Art 101

Working from Home: Art and Wellbeing

As the world’s workforce get used to working from home, our Workplace & Interiors Curator, Helen Buckley, takes a look at how you can maximise your workspace to help improve your wellbeing and productivity.

By Rise Art

How to Work Well from Home

There are many tips out there on maintaining productivity while working from home – from actually getting out of your pyjamas in the morning, to ensuring your children are 'secured' before you hop on that important conference call (you can read the BBC’s full list of tips for working well from home here). However, for some people, mixing work and home environment could have some implications on your mental wellbeing, if not properly managed.


Monotype Group of Four by Renata Fernandez


Looking After Your Mental Wellbeing

While we are all trying to maintain as much semblance of reality as possible, it is crucial to take extra time to practice self care, exercise your body and mind and keep things in perspective. Stay off social media and news channels as much as possible, surround yourself with beauty and take the time to speak with your loved ones. You can view the World Health Organisation’s advice on looking after your mental health here.


Cosmic vibrations by Victoria Topping


How to Set Up Your Working Space

We spoke to Ergonomics expert Kirsty Angerer to get her top five tips on how to create a better working environment at home:

1. Find a space in the house where you can do focused work. Ideally somewhere away from your bedroom or where you rest. If this isn't possible, that's ok, choose a spot in the room and pack your work things away each day to acknowledge that space for working time, and when it is time for rest.

2. Create a good atmosphere. Add some plants around your workstation, make sure you can see your work properly and it isn't too dark or too bright. Add some background music and set yourself up so you can look outside and be part of nature. Make the space yours and add whatever you need to make it feel and look pleasant.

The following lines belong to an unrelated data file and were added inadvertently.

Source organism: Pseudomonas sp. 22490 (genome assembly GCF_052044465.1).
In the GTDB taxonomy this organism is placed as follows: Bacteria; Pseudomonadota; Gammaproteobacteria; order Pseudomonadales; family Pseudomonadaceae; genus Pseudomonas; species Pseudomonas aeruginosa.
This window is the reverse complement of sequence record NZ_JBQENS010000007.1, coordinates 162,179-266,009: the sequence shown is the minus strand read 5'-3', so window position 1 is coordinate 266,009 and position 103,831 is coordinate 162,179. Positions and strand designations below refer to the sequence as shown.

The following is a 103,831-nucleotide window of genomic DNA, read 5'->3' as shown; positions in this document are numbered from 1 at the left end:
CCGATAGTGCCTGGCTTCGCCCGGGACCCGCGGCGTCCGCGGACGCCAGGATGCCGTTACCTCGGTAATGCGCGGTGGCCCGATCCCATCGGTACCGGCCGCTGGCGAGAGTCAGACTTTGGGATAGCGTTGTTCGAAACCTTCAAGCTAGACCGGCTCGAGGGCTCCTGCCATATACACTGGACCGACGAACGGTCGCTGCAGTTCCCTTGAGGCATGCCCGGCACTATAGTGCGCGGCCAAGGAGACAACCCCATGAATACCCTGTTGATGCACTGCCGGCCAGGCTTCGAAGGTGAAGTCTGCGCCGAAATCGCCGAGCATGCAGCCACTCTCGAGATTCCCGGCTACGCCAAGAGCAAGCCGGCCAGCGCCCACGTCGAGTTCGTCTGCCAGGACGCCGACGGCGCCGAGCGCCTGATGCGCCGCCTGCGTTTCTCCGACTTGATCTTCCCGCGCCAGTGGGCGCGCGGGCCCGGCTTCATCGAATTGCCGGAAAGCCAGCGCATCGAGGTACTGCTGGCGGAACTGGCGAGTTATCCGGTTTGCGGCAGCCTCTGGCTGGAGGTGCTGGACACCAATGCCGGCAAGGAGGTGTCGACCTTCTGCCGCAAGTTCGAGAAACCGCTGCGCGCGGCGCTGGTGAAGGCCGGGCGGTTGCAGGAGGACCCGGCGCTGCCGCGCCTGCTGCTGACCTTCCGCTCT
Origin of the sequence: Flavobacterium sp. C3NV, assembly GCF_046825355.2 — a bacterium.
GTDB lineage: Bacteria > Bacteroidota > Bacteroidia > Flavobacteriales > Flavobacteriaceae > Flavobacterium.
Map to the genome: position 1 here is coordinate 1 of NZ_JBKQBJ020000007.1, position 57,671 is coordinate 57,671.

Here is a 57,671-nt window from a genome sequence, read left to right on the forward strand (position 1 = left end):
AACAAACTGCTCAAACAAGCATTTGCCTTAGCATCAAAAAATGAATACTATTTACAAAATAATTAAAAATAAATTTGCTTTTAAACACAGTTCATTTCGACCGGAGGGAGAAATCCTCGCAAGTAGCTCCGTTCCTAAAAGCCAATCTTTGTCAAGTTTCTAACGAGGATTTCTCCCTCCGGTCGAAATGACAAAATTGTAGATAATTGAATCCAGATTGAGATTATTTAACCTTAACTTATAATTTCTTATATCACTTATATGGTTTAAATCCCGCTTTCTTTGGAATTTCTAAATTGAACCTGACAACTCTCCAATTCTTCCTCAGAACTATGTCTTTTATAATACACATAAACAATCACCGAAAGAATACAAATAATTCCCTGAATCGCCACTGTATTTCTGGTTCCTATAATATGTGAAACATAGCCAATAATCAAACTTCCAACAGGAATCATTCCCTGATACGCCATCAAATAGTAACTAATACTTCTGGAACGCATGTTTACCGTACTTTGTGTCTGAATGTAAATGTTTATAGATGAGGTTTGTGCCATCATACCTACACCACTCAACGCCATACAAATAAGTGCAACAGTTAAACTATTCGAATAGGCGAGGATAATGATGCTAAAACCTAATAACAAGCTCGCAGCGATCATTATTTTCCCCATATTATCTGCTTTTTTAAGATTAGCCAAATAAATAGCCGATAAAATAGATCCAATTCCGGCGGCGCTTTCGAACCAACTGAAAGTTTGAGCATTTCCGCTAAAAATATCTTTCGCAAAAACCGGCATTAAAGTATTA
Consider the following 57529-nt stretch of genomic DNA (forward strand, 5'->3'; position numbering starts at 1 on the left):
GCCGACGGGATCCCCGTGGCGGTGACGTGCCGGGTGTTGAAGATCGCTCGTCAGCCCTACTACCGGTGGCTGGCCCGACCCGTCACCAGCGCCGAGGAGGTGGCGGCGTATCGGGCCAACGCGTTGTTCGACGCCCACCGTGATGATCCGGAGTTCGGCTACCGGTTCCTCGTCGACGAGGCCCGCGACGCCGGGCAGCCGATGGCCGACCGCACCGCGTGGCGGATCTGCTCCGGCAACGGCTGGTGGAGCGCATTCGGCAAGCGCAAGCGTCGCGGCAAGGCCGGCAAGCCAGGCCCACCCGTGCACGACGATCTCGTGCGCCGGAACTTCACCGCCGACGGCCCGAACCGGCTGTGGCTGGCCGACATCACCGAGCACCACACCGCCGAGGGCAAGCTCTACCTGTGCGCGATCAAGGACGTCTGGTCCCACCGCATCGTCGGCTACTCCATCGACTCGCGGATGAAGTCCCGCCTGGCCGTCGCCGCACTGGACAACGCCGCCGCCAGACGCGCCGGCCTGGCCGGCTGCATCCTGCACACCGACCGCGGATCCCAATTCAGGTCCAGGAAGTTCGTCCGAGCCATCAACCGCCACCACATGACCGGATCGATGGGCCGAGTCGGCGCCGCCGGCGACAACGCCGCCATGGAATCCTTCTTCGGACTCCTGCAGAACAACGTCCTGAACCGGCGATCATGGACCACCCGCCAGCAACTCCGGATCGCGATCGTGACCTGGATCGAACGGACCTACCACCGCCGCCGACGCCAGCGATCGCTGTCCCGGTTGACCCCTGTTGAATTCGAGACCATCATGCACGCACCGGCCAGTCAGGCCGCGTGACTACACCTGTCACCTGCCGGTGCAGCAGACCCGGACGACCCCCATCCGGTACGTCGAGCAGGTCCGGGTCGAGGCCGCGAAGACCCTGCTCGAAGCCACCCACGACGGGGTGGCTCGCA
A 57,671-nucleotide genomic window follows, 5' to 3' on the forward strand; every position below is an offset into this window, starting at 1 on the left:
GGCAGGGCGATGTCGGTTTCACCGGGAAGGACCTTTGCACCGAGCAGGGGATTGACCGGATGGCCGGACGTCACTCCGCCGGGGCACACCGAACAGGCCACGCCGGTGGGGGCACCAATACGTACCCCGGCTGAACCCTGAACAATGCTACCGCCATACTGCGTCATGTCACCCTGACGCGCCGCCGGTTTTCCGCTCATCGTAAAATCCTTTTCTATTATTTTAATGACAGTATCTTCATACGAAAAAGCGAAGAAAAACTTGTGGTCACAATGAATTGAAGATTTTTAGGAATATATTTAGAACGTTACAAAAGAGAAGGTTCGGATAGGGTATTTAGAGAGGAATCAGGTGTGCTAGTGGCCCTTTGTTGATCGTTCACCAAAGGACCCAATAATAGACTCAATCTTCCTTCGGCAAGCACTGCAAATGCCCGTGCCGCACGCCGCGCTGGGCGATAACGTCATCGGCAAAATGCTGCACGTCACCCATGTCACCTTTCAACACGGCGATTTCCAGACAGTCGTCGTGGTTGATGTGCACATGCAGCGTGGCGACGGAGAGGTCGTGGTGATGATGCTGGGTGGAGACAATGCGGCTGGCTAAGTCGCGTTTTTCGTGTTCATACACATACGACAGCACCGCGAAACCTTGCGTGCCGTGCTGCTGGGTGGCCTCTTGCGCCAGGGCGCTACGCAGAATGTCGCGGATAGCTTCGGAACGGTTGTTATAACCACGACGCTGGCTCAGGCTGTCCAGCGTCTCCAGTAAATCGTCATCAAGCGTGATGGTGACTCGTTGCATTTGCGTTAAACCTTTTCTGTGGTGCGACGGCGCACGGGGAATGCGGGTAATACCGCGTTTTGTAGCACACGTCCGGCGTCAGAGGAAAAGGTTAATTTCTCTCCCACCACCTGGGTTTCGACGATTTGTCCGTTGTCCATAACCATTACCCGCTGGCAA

Boiling Pot by Susan Schmidt


3. Make sure you create good back support when seated. Add cushions or a rolled up towel if you need to give you additional support in the lower back. Try and sit upright but in a slightly reclined position. If possible, keep your feet planted on the floor as this creates a foundation for your posture.

4. If you are using a device like a laptop or tablet as your primary monitor you should ideally use these on a laptop stand with compact keyboard and mouse, so you can set your monitor at eye level and keep your keyboard and mouse close.

5. Take regular breaks. Two to three times per hour for 30 to 60 seconds is ideal, or at least five minutes every hour. This is probably the most important thing to do throughout the day. Move as much as you can. Take a phone call standing up. Move after every task you complete. Set a reminder in your calendar or download an app that reminds you to move like the Stand Up! app.

Kirsty offers an online course where you can learn more about your body and how best to interact with your environment wherever you’re working. Find out more here.


Garden of Earthly Delights by Ruth Mulvie


Art and Wellbeing

Art in the workplace has been shown in various studies to boost productivity, lower stress and increase wellbeing. Workers in offices displaying art are 30% more productive than those without and 80% feel art in the workplace improves wellbeing.

Managing the aesthetic dimensions of a workspace leads to positivity and the integration of art helps define and communicate a company’s identity and culture, which in turn is great for attracting and retaining talent.

We have created a collection of artworks aimed especially at enhancing your wellbeing in your home office.


Superluminal #36 by Corinne Natel

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